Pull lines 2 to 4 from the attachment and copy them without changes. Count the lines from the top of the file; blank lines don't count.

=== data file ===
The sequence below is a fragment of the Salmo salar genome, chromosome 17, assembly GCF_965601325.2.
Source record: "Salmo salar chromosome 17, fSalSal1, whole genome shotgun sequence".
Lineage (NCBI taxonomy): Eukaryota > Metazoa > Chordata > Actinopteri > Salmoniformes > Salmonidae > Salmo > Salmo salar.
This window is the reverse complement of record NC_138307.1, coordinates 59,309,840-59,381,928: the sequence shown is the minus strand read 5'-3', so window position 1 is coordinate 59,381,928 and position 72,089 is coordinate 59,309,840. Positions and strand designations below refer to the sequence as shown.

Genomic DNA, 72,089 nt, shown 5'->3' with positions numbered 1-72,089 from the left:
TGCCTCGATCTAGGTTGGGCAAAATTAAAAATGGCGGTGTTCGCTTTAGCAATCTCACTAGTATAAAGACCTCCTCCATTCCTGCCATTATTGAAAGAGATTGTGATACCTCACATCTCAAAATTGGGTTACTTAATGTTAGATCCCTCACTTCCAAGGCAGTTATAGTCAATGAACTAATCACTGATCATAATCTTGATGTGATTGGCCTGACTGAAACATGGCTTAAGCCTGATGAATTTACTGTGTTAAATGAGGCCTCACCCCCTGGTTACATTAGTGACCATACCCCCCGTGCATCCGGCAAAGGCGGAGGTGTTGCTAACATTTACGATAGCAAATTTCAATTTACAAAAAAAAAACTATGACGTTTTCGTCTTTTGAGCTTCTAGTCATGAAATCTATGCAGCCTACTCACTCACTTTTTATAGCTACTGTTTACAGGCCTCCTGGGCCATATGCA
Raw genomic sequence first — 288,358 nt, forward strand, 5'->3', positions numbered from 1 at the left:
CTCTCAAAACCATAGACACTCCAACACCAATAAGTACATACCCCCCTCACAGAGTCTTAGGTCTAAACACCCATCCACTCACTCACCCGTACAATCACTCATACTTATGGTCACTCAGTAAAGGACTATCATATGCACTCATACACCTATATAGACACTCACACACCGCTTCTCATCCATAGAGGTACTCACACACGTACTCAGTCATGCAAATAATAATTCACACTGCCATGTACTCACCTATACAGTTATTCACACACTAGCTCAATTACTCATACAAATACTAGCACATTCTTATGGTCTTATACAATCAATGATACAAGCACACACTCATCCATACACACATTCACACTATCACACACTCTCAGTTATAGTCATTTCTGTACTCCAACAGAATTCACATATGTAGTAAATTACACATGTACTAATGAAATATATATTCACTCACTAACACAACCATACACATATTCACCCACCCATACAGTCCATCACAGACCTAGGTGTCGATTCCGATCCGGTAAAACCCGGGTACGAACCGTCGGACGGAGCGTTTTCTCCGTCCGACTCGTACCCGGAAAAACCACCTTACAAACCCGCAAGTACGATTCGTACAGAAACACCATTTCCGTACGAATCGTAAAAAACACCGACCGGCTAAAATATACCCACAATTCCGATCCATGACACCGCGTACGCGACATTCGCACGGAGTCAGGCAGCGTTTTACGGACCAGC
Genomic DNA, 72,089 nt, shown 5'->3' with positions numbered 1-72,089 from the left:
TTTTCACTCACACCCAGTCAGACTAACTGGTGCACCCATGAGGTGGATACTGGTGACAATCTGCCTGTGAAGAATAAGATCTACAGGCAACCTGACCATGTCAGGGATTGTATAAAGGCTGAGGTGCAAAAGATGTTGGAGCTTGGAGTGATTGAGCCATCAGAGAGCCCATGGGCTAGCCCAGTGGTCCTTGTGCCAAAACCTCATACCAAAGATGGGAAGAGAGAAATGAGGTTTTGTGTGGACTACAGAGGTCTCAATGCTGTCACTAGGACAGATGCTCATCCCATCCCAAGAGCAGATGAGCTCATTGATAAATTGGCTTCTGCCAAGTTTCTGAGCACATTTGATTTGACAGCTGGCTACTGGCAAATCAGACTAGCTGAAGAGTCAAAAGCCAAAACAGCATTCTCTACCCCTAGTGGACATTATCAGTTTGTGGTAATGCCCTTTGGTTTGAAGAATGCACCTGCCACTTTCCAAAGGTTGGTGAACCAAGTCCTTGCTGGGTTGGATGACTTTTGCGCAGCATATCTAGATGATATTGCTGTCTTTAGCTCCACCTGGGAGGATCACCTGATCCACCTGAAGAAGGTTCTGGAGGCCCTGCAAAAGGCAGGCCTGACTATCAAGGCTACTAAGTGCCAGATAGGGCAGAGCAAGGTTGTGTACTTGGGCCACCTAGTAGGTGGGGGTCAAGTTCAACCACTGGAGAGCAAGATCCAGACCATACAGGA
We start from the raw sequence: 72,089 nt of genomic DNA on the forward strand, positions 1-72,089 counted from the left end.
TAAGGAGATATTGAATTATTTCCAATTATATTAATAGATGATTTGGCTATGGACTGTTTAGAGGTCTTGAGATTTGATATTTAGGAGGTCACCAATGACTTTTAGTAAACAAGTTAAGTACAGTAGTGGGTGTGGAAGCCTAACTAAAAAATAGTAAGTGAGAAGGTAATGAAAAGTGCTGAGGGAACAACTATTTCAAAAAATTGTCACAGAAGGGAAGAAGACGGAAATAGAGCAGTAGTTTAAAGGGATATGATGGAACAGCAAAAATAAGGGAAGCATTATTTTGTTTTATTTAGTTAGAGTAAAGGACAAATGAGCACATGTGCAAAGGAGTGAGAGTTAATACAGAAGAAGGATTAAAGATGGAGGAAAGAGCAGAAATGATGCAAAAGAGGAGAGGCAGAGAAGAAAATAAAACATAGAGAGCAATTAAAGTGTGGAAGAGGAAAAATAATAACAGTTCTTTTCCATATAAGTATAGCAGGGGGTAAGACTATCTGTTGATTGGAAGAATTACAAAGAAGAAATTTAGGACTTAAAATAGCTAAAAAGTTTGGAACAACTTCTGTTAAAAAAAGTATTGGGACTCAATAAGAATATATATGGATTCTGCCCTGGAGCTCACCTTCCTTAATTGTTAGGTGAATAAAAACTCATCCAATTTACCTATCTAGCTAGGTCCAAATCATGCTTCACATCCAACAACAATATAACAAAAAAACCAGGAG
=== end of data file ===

Source record: "Salmo salar chromosome 17, fSalSal1, whole genome shotgun sequence".
Lineage (NCBI taxonomy): Eukaryota > Metazoa > Chordata > Actinopteri > Salmoniformes > Salmonidae > Salmo > Salmo salar.
This window is the reverse complement of record NC_138307.1, coordinates 59,309,840-59,381,928: the sequence shown is the minus strand read 5'-3', so window position 1 is coordinate 59,381,928 and position 72,089 is coordinate 59,309,840. Positions and strand designations below refer to the sequence as shown.